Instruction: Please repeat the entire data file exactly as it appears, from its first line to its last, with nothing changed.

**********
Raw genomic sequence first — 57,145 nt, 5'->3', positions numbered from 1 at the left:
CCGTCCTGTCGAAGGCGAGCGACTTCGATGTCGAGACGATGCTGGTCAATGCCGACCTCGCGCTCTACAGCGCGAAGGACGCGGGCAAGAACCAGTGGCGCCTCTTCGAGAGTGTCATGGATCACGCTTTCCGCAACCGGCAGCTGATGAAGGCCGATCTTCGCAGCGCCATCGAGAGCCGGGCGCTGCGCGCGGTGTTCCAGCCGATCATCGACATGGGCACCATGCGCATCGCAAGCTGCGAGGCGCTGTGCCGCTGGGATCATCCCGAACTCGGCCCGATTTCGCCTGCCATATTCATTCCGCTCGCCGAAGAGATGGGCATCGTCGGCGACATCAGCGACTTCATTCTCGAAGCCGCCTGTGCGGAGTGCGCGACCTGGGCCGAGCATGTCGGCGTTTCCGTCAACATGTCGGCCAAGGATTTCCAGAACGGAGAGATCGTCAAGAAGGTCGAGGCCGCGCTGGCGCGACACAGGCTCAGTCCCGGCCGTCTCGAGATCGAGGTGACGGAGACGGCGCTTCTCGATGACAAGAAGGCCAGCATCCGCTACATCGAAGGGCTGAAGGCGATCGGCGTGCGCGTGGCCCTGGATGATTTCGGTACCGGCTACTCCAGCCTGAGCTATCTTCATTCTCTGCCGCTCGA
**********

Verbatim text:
Raw genomic sequence first — 57,145 nt, 5'->3', positions numbered from 1 at the left:
CCGTCCTGTCGAAGGCGAGCGACTTCGATGTCGAGACGATGCTGGTCAATGCCGACCTCGCGCTCTACAGCGCGAAGGACGCGGGCAAGAACCAGTGGCGCCTCTTCGAGAGTGTCATGGATCACGCTTTCCGCAACCGGCAGCTGATGAAGGCCGATCTTCGCAGCGCCATCGAGAGCCGGGCGCTGCGCGCGGTGTTCCAGCCGATCATCGACATGGGCACCATGCGCATCGCAAGCTGCGAGGCGCTGTGCCGCTGGGATCATCCCGAACTCGGCCCGATTTCGCCTGCCATATTCATTCCGCTCGCCGAAGAGATGGGCATCGTCGGCGACATCAGCGACTTCATTCTCGAAGCCGCCTGTGCGGAGTGCGCGACCTGGGCCGAGCATGTCGGCGTTTCCGTCAACATGTCGGCCAAGGATTTCCAGAACGGAGAGATCGTCAAGAAGGTCGAGGCCGCGCTGGCGCGACACAGGCTCAGTCCCGGCCGTCTCGAGATCGAGGTGACGGAGACGGCGCTTCTCGATGACAAGAAGGCCAGCATCCGCTACATCGAAGGGCTGAAGGCGATCGGCGTGCGCGTGGCCCTGGATGATTTCGGTACCGGCTACTCCAGCCTGAGCTATCTTCATTCTCTGCCGCTCGA